The LGBT lobby has made drastic advances into and changes to life in the US. Many churches are “LGBT-friendly,” and there is even an entire “Christian” denomination called Metropolitan Community Church dedicated to promoting the ideas and aims of Sodom. Likewise, there are many other religious groups such as Jews, Buddhists, and even some Muslims who have followed on the road to Gomorrah.
However, in a recent development, a synagogue in Los Angeles has become a veritable “Synagogue of Sodom” as it boasts itself as being the world’s first “LGBT” synagogue according to a report:
Since opening its doors in 1972 in Los Angeles, Beth Chayim Chadashim (BCC), which means “house of new life,” has offered a Reform, progressive space for LGBT Jewish individuals who had previously been excluded from religious environments.
Considered the first of its kind, the BCC came to fruition only a few years after the Stonewall riots and not a moment too soon: Less than 10 years later, it would find itself supporting its community through the heartache and hardships of the AIDS epidemic that took several of its members.
In 1994, Beth Chayim Chadashim appointed Rabbi Lisa Edwards to the position of head rabbi, making her BCC’s first openly gay rabbi at ordination to lead the temple. Since that time, Edwards has remained a pillar of strength and guidance within the temple, marrying same-sex couples, nurturing the growth of BCC’s families, and leading her community through difficult times, such as the mass shooting at Tree of Life synagogue in Pittsburgh just last month. “It’s been such a blessing in my life,” said Edwards when we spoke to her, “I’ve been so blessed and lucky that I was of the age I was and had the opportunity I have had to serve this community, this congregation, these people. It’s been the blessing of my life.”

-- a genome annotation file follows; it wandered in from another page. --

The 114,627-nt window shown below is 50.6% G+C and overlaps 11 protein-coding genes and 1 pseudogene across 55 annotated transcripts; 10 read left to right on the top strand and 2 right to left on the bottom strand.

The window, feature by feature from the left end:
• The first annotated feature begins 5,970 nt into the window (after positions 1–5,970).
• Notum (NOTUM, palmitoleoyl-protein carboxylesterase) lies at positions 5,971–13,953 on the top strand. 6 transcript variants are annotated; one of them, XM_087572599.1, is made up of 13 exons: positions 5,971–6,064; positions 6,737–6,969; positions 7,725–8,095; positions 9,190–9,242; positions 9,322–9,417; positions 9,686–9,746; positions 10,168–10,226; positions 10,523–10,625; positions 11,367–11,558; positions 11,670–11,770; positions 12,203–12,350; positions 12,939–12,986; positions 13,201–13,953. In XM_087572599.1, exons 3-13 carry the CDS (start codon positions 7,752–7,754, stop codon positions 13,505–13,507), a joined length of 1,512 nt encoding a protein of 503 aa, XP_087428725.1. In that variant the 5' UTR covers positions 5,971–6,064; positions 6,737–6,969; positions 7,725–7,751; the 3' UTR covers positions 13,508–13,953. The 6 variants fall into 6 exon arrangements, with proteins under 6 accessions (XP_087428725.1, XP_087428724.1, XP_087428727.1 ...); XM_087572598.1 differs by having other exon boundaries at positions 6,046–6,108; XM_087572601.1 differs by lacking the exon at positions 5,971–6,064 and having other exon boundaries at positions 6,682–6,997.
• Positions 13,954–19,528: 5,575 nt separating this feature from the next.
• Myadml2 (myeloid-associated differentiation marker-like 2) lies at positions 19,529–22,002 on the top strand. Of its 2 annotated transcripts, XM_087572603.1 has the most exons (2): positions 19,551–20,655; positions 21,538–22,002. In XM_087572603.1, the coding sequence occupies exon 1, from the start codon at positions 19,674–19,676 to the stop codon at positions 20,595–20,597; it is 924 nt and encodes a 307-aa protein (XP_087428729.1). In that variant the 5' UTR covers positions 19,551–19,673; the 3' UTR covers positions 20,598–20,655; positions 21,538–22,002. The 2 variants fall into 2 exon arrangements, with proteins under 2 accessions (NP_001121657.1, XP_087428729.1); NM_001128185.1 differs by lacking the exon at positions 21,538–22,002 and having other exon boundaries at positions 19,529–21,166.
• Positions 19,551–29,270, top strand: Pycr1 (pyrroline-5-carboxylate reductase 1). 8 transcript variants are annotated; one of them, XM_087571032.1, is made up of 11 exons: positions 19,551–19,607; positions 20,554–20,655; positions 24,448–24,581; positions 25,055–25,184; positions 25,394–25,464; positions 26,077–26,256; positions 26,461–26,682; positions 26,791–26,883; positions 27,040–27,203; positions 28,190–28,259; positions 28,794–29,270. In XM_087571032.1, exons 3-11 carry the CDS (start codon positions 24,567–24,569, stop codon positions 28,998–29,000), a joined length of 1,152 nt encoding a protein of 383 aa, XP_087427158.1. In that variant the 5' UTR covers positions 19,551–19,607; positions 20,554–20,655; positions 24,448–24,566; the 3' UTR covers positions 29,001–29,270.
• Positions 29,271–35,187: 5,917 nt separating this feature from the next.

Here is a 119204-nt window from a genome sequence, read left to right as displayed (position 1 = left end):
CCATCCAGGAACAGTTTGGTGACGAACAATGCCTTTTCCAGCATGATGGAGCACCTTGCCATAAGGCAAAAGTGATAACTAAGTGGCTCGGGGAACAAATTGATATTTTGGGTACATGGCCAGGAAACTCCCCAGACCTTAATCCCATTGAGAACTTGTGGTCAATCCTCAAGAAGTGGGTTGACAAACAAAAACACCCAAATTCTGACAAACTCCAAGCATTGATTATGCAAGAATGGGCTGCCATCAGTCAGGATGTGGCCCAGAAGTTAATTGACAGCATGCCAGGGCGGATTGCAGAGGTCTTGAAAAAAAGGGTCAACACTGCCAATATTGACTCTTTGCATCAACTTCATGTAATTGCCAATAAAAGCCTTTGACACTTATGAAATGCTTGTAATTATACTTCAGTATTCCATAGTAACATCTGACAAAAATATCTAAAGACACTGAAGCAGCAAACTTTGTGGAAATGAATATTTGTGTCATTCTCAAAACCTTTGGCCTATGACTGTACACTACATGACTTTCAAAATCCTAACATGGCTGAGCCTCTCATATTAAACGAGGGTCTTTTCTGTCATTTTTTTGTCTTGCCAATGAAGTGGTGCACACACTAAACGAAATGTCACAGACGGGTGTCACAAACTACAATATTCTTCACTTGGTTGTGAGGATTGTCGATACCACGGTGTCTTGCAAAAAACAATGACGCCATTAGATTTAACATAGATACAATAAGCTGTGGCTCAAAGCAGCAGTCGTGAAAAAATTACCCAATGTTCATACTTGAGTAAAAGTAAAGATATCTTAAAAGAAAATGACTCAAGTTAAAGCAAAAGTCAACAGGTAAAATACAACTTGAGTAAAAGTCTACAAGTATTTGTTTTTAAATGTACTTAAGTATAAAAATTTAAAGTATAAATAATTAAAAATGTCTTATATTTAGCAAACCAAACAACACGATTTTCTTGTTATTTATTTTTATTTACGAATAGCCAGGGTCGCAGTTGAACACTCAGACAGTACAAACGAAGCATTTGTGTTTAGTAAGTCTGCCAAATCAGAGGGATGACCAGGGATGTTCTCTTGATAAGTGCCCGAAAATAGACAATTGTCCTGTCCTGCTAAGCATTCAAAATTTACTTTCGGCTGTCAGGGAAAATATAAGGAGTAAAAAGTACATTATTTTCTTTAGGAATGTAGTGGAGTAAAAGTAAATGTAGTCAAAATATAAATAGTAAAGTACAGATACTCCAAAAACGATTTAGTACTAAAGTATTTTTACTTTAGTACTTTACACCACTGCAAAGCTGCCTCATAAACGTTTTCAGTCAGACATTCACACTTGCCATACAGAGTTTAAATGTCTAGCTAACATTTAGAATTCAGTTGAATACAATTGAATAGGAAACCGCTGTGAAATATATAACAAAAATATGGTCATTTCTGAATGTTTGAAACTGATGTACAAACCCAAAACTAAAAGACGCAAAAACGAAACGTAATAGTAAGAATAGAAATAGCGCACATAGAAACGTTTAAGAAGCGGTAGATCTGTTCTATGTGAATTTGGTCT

Morgan Lieberman began documenting Edwards and the BCC community in January for her project, Pride Over Prejudice. As a queer Jewish documentary filmmaker and photographer, Lieberman hopes to use this project to shed a light on a community she admires, respects, and identifies with.
Here we share a few of the images from her series that truly exemplify why, 46 years later, the world’s first LGBT synagogue remains vital to the Los Angeles community it serves.